At the Hutto Detention Center in Taylor, Texas, the incarceration continues of women from Honduras, El Salvador and Guatemala, often perceived and then grouped as "las Latinas" or Spanish speakers. The relentless, lethal gang wars that are tearing apart their neighborhoods and cities, in addition to domestic violence and sexual exploitation, impels some courageous women to suffer the hell passage on the train that goes from the southern border of Mexico with Guatemala into various points in Mexico. This train is known as la bestia. When they finally cross the border from Mexico into the U.S. they then spend days or as much as two weeks in the cold buildings under the control of the Border Patrol. There they are subjected not only to extreme cold, absence of adequate clothing and bedding but a daily diet that many have told me consisted of nothing but two bologna sandwiches and water. One woman asked me, “Is that not what is called torture?”
Then, frequently shackled and packed into vans, they are delivered to detention. While it is hard to fathom the official excuses given by the Border Patrol, the cruel practice in these ice boxes, las hieleras, must be perceived as torture techniques, punishment designed to break the spirit of these immigrants. Some have suggested it is to suffer a deprivation and discomfort so extreme as to make the incarceration in the detention center seem a welcome relief. When they arrive to Hutto, they are one of the 512 women detained there there is food, a bed and blankets. There are showers.
While scattered among various pods or dormitories, Guatemalans find each other, as do Salvadorans and Hondurans. Friendships are forged between women whose poverty prohibited them from visiting or really knowing their Central American neighbors. In visitation we have seen women smile, meeting a woman from her home country, who she didn’t yet know, and hearing the name of a village that is recognized. Perhaps a small pueblo where a cousin or an aunt lives. Or a Honduran who has an uncle living in El Salvador and is happy to meet a woman who lives close to the uncle.
However, the last months have brought to Hutto a different group of women seeking asylum. These women are coming from many areas of Africa. We have met women from Nigeria, Kenya, Cameroon, Congo, Eritrea, Ethiopia, Somalia and Rwanda. Now the first women from the Central African Republic are beginning to come across the border from Mexico.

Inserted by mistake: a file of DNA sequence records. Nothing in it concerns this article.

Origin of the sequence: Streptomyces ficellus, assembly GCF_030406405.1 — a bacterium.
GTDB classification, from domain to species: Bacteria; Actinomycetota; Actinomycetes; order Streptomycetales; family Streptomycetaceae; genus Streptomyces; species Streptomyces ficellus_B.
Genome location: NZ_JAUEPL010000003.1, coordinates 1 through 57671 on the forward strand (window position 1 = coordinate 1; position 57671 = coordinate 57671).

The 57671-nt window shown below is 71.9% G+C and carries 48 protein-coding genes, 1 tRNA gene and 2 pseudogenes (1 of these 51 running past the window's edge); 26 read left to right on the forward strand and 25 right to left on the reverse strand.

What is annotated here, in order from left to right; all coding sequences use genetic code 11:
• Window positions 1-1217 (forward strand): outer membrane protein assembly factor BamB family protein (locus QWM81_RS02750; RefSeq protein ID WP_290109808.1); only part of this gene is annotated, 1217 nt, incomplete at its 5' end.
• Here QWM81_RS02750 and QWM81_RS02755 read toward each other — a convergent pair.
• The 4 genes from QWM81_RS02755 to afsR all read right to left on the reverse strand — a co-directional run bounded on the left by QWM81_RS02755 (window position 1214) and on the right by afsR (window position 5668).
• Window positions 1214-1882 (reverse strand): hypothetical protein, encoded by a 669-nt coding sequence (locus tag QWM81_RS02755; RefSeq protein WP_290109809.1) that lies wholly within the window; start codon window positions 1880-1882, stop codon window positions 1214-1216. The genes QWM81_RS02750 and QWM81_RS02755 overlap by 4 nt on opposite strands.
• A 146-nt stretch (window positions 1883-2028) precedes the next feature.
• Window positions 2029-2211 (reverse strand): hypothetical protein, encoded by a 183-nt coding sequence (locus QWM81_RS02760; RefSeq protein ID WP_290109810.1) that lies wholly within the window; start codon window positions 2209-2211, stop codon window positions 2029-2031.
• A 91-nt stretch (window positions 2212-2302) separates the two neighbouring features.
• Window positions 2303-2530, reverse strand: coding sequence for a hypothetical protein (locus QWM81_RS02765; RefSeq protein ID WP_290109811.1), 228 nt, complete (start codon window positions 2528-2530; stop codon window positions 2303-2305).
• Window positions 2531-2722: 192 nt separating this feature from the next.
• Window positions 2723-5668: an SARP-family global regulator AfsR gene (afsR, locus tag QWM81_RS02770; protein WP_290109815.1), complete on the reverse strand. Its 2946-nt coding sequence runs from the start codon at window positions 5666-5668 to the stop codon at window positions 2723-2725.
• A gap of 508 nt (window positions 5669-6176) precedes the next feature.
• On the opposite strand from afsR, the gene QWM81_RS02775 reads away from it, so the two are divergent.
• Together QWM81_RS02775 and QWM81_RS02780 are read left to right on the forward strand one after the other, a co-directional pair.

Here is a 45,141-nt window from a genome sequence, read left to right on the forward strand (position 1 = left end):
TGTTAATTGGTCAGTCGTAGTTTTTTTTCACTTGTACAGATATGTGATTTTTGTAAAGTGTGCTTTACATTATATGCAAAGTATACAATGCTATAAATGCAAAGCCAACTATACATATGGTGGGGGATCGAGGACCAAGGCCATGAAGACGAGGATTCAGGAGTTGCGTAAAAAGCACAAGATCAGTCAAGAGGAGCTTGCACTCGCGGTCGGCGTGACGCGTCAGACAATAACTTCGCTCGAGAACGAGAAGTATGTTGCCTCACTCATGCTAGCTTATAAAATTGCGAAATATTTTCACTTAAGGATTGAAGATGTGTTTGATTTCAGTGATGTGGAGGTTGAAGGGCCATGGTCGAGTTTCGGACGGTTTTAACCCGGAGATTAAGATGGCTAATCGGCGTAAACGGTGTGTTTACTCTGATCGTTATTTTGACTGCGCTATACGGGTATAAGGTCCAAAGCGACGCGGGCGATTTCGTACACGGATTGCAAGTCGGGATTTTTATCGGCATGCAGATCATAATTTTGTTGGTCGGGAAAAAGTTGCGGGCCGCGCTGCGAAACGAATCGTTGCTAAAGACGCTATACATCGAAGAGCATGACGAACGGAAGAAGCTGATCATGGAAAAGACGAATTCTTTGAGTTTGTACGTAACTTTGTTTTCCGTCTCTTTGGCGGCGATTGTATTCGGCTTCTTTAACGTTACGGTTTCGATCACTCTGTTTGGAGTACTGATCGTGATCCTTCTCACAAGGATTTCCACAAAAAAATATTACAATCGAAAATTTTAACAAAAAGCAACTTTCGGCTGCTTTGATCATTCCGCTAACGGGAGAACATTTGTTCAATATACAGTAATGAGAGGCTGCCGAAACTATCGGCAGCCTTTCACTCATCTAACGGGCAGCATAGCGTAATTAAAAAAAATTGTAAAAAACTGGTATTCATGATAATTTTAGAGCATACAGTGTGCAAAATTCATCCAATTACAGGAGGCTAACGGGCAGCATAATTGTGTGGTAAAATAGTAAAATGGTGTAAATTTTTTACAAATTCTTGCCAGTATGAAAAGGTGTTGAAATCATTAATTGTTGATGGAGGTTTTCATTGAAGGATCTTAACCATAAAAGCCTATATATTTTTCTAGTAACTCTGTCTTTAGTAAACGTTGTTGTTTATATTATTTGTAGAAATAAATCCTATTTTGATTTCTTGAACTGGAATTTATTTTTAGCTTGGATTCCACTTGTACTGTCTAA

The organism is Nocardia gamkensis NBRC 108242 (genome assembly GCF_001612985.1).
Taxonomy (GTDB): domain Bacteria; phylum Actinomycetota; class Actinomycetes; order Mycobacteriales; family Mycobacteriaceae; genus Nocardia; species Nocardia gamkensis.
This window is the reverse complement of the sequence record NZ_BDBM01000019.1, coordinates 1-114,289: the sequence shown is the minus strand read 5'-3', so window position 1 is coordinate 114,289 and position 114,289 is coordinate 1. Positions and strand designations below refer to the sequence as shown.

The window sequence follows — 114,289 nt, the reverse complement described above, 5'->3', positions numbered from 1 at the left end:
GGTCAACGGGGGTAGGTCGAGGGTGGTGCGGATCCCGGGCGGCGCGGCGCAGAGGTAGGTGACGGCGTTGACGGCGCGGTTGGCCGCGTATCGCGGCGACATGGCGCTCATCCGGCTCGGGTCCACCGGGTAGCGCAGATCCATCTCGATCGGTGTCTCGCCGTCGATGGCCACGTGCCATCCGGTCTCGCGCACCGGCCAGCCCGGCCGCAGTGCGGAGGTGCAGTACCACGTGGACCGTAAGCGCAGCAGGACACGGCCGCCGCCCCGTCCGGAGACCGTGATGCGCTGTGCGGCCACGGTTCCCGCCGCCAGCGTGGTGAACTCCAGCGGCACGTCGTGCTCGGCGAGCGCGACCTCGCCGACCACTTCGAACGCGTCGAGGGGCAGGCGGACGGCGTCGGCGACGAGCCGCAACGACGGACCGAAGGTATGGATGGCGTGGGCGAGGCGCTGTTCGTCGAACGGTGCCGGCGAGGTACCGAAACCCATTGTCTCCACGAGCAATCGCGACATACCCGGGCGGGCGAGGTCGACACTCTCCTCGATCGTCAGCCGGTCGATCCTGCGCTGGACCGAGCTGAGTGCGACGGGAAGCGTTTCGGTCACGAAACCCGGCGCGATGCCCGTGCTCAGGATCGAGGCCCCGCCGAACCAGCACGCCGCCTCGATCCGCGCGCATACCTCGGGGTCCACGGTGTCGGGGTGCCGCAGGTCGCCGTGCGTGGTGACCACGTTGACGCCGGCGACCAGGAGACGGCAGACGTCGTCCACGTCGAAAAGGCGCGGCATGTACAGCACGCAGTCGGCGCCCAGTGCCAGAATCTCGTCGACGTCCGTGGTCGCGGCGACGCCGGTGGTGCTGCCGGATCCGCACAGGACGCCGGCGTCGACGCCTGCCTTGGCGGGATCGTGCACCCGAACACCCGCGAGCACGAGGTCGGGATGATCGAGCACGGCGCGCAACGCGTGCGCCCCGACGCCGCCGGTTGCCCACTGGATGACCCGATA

These African women are now being thrown into the immoral, for profit, private detention gulags. It is there that they meet, for the first time, women who are neither Black nor White; they meet las Latinas. Perhaps one of the unforeseen positives that has emerged from this incarceration known as detention, is that women from Central America and Africa are coming to know each other. They are hearing each other’s languages and, in some cases learning them. One of my Eritrean friends has learned a lot of Spanish. I told her it could serve her well in the community to which she has just relocated. It is a Northern city with a large latino population who, like her, are immigrants.
On one visit we met a Honduran woman who is Garifuna.1 At a later time, talking with one of our friends from Nigeria, she told me about the first time she had seen the woman from Honduras. The Nigerian woman had run up to her, embraced her and started speaking in Yoruba – so sure was she that this descendent of escaped African slaves from the Atlantic coast of Honduras – was one of her own.
And now, just in the past days, I have had the opportunity to visit with some of my African friends, finally liberated from detention, either given asylum or at least released with an immigration court hearing on the horizon. I can meet with them outside of the big cage that is detention. I can meet them at Casa Marianella or Posada Esperanza.
In many cases they are released because Casa Marianella exists as an alternative to detention. Casa Marianella works in coordination with the wonderful attorneys at American Gateways, so that women who have no family in the U.S. who come to live at Casa Marianella or la Posada Esperanza. It is the safe, transition housing that they need so that they may begin to rebuild their lives which were shredded in their long journeys and lengthy detentions.